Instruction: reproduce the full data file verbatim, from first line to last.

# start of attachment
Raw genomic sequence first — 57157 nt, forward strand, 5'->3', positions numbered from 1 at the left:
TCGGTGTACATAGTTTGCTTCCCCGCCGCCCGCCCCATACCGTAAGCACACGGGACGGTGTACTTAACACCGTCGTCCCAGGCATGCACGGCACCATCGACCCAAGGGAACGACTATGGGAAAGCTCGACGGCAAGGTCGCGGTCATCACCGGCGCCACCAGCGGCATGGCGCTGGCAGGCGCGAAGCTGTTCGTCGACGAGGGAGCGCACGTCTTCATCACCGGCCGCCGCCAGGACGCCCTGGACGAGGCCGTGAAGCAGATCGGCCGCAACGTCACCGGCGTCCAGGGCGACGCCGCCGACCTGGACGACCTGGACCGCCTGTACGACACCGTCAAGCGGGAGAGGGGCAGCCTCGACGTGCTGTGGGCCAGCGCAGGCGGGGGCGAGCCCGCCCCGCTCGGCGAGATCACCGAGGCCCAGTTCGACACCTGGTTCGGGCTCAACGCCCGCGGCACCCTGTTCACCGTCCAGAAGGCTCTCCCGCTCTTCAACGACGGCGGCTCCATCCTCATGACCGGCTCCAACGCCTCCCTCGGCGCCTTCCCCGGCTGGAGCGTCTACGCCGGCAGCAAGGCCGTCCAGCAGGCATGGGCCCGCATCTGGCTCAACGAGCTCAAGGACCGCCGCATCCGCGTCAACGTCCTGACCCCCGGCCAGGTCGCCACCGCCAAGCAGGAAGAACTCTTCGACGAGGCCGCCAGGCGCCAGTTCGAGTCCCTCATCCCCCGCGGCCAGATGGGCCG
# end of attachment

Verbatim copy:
Raw genomic sequence first — 57157 nt, forward strand, 5'->3', positions numbered from 1 at the left:
TCGGTGTACATAGTTTGCTTCCCCGCCGCCCGCCCCATACCGTAAGCACACGGGACGGTGTACTTAACACCGTCGTCCCAGGCATGCACGGCACCATCGACCCAAGGGAACGACTATGGGAAAGCTCGACGGCAAGGTCGCGGTCATCACCGGCGCCACCAGCGGCATGGCGCTGGCAGGCGCGAAGCTGTTCGTCGACGAGGGAGCGCACGTCTTCATCACCGGCCGCCGCCAGGACGCCCTGGACGAGGCCGTGAAGCAGATCGGCCGCAACGTCACCGGCGTCCAGGGCGACGCCGCCGACCTGGACGACCTGGACCGCCTGTACGACACCGTCAAGCGGGAGAGGGGCAGCCTCGACGTGCTGTGGGCCAGCGCAGGCGGGGGCGAGCCCGCCCCGCTCGGCGAGATCACCGAGGCCCAGTTCGACACCTGGTTCGGGCTCAACGCCCGCGGCACCCTGTTCACCGTCCAGAAGGCTCTCCCGCTCTTCAACGACGGCGGCTCCATCCTCATGACCGGCTCCAACGCCTCCCTCGGCGCCTTCCCCGGCTGGAGCGTCTACGCCGGCAGCAAGGCCGTCCAGCAGGCATGGGCCCGCATCTGGCTCAACGAGCTCAAGGACCGCCGCATCCGCGTCAACGTCCTGACCCCCGGCCAGGTCGCCACCGCCAAGCAGGAAGAACTCTTCGACGAGGCCGCCAGGCGCCAGTTCGAGTCCCTCATCCCCCGCGGCCAGATGGGCCG